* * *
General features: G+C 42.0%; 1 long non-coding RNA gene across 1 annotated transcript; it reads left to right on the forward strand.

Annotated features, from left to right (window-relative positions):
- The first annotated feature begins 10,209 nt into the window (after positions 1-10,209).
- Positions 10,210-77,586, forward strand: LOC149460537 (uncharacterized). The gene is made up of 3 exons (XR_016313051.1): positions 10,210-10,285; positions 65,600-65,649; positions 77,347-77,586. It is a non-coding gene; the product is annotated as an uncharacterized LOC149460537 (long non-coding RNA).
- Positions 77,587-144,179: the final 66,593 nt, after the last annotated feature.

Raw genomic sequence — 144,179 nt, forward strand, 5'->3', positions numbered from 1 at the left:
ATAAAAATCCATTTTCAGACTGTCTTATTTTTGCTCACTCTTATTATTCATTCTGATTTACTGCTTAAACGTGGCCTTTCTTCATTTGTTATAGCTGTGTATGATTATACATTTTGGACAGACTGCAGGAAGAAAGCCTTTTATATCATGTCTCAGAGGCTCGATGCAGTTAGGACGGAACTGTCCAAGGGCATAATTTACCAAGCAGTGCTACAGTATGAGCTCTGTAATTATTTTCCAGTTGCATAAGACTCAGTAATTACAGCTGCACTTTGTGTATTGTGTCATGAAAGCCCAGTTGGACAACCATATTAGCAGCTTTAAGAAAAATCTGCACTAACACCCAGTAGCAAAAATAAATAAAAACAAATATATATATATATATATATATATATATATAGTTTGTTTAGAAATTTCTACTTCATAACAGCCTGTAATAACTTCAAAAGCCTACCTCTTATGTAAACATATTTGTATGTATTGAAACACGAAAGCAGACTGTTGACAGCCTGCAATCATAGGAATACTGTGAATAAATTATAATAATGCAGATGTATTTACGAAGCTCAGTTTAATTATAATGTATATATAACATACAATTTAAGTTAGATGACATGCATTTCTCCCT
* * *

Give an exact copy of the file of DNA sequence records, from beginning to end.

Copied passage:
General features: G+C 42.0%; 1 long non-coding RNA gene across 1 annotated transcript; it reads left to right on the forward strand.

Annotated features, from left to right (window-relative positions):
- The first annotated feature begins 10,209 nt into the window (after positions 1-10,209).
- Positions 10,210-77,586, forward strand: LOC149460537 (uncharacterized). The gene is made up of 3 exons (XR_016313051.1): positions 10,210-10,285; positions 65,600-65,649; positions 77,347-77,586. It is a non-coding gene; the product is annotated as an uncharacterized LOC149460537 (long non-coding RNA).
- Positions 77,587-144,179: the final 66,593 nt, after the last annotated feature.

Raw genomic sequence — 144,179 nt, forward strand, 5'->3', positions numbered from 1 at the left:
ATAAAAATCCATTTTCAGACTGTCTTATTTTTGCTCACTCTTATTATTCATTCTGATTTACTGCTTAAACGTGGCCTTTCTTCATTTGTTATAGCTGTGTATGATTATACATTTTGGACAGACTGCAGGAAGAAAGCCTTTTATATCATGTCTCAGAGGCTCGATGCAGTTAGGACGGAACTGTCCAAGGGCATAATTTACCAAGCAGTGCTACAGTATGAGCTCTGTAATTATTTTCCAGTTGCATAAGACTCAGTAATTACAGCTGCACTTTGTGTATTGTGTCATGAAAGCCCAGTTGGACAACCATATTAGCAGCTTTAAGAAAAATCTGCACTAACACCCAGTAGCAAAAATAAATAAAAACAAATATATATATATATATATATATATATATATAGTTTGTTTAGAAATTTCTACTTCATAACAGCCTGTAATAACTTCAAAAGCCTACCTCTTATGTAAACATATTTGTATGTATTGAAACACGAAAGCAGACTGTTGACAGCCTGCAATCATAGGAATACTGTGAATAAATTATAATAATGCAGATGTATTTACGAAGCTCAGTTTAATTATAATGTATATATAACATACAATTTAAGTTAGATGACATGCATTTCTCCCT